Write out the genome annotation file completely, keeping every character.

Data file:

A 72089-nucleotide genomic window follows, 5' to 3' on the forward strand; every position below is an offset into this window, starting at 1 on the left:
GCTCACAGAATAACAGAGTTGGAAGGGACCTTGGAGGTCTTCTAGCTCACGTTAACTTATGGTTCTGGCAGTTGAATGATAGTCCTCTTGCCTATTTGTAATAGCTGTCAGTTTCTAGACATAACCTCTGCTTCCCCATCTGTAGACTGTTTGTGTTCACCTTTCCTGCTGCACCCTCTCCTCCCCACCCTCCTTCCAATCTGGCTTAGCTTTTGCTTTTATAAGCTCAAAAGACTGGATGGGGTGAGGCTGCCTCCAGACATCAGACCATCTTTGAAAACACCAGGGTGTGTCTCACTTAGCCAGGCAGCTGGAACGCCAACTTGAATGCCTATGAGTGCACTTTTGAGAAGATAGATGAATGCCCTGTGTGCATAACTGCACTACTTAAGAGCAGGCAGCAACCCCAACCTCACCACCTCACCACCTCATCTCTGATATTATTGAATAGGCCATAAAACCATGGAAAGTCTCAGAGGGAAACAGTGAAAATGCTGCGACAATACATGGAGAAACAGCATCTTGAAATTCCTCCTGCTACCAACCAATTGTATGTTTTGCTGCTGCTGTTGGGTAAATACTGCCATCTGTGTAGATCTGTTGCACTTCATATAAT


A 72089-nucleotide genomic window follows, 5' to 3' on the forward strand; every position below is an offset into this window, starting at 1 on the left:
GCTCACAGAATAACAGAGTTGGAAGGGACCTTGGAGGTCTTCTAGCTCACGTTAACTTATGGTTCTGGCAGTTGAATGATAGTCCTCTTGCCTATTTGTAATAGCTGTCAGTTTCTAGACATAACCTCTGCTTCCCCATCTGTAGACTGTTTGTGTTCACCTTTCCTGCTGCACCCTCTCCTCCCCACCCTCCTTCCAATCTGGCTTAGCTTTTGCTTTTATAAGCTCAAAAGACTGGATGGGGTGAGGCTGCCTCCAGACATCAGACCATCTTTGAAAACACCAGGGTGTGTCTCACTTAGCCAGGCAGCTGGAACGCCAACTTGAATGCCTATGAGTGCACTTTTGAGAAGATAGATGAATGCCCTGTGTGCATAACTGCACTACTTAAGAGCAGGCAGCAACCCCAACCTCACCACCTCACCACCTCATCTCTGATATTATTGAATAGGCCATAAAACCATGGAAAGTCTCAGAGGGAAACAGTGAAAATGCTGCGACAATACATGGAGAAACAGCATCTTGAAATTCCTCCTGCTACCAACCAATTGTATGTTTTGCTGCTGCTGTTGGGTAAATACTGCCATCTGTGTAGATCTGTTGCACTTCATATAAT